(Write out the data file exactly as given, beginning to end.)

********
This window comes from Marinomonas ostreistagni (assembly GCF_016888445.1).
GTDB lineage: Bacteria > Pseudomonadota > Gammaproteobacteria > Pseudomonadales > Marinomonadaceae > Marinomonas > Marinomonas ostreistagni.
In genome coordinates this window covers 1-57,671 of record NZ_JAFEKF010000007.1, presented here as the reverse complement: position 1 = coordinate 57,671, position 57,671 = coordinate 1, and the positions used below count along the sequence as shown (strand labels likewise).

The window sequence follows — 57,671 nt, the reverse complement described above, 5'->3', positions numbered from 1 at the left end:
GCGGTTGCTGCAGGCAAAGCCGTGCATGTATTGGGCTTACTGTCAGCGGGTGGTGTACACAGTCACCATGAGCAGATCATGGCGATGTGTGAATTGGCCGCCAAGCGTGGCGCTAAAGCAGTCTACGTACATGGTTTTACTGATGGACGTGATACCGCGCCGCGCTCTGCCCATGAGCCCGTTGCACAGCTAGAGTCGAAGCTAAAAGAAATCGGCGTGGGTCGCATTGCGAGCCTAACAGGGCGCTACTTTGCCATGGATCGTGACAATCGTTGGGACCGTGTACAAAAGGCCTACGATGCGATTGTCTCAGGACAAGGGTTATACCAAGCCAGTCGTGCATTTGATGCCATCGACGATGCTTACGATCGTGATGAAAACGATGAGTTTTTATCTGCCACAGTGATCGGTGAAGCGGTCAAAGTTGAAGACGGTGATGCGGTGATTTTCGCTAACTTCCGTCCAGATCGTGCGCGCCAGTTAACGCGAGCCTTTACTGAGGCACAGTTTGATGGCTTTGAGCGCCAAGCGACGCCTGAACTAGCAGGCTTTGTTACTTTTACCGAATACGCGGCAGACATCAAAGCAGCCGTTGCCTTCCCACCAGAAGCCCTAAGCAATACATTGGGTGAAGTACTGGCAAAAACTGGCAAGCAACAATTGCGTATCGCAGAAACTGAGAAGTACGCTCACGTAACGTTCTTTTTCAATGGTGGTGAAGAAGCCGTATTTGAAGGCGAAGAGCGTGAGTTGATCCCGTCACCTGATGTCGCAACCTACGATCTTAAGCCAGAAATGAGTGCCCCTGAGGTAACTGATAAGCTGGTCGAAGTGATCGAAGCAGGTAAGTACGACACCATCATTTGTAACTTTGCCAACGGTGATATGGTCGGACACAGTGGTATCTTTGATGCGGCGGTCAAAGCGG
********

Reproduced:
This window comes from Marinomonas ostreistagni (assembly GCF_016888445.1).
GTDB lineage: Bacteria > Pseudomonadota > Gammaproteobacteria > Pseudomonadales > Marinomonadaceae > Marinomonas > Marinomonas ostreistagni.
In genome coordinates this window covers 1-57,671 of record NZ_JAFEKF010000007.1, presented here as the reverse complement: position 1 = coordinate 57,671, position 57,671 = coordinate 1, and the positions used below count along the sequence as shown (strand labels likewise).

The window sequence follows — 57,671 nt, the reverse complement described above, 5'->3', positions numbered from 1 at the left end:
GCGGTTGCTGCAGGCAAAGCCGTGCATGTATTGGGCTTACTGTCAGCGGGTGGTGTACACAGTCACCATGAGCAGATCATGGCGATGTGTGAATTGGCCGCCAAGCGTGGCGCTAAAGCAGTCTACGTACATGGTTTTACTGATGGACGTGATACCGCGCCGCGCTCTGCCCATGAGCCCGTTGCACAGCTAGAGTCGAAGCTAAAAGAAATCGGCGTGGGTCGCATTGCGAGCCTAACAGGGCGCTACTTTGCCATGGATCGTGACAATCGTTGGGACCGTGTACAAAAGGCCTACGATGCGATTGTCTCAGGACAAGGGTTATACCAAGCCAGTCGTGCATTTGATGCCATCGACGATGCTTACGATCGTGATGAAAACGATGAGTTTTTATCTGCCACAGTGATCGGTGAAGCGGTCAAAGTTGAAGACGGTGATGCGGTGATTTTCGCTAACTTCCGTCCAGATCGTGCGCGCCAGTTAACGCGAGCCTTTACTGAGGCACAGTTTGATGGCTTTGAGCGCCAAGCGACGCCTGAACTAGCAGGCTTTGTTACTTTTACCGAATACGCGGCAGACATCAAAGCAGCCGTTGCCTTCCCACCAGAAGCCCTAAGCAATACATTGGGTGAAGTACTGGCAAAAACTGGCAAGCAACAATTGCGTATCGCAGAAACTGAGAAGTACGCTCACGTAACGTTCTTTTTCAATGGTGGTGAAGAAGCCGTATTTGAAGGCGAAGAGCGTGAGTTGATCCCGTCACCTGATGTCGCAACCTACGATCTTAAGCCAGAAATGAGTGCCCCTGAGGTAACTGATAAGCTGGTCGAAGTGATCGAAGCAGGTAAGTACGACACCATCATTTGTAACTTTGCCAACGGTGATATGGTCGGACACAGTGGTATCTTTGATGCGGCGGTCAAAGCGG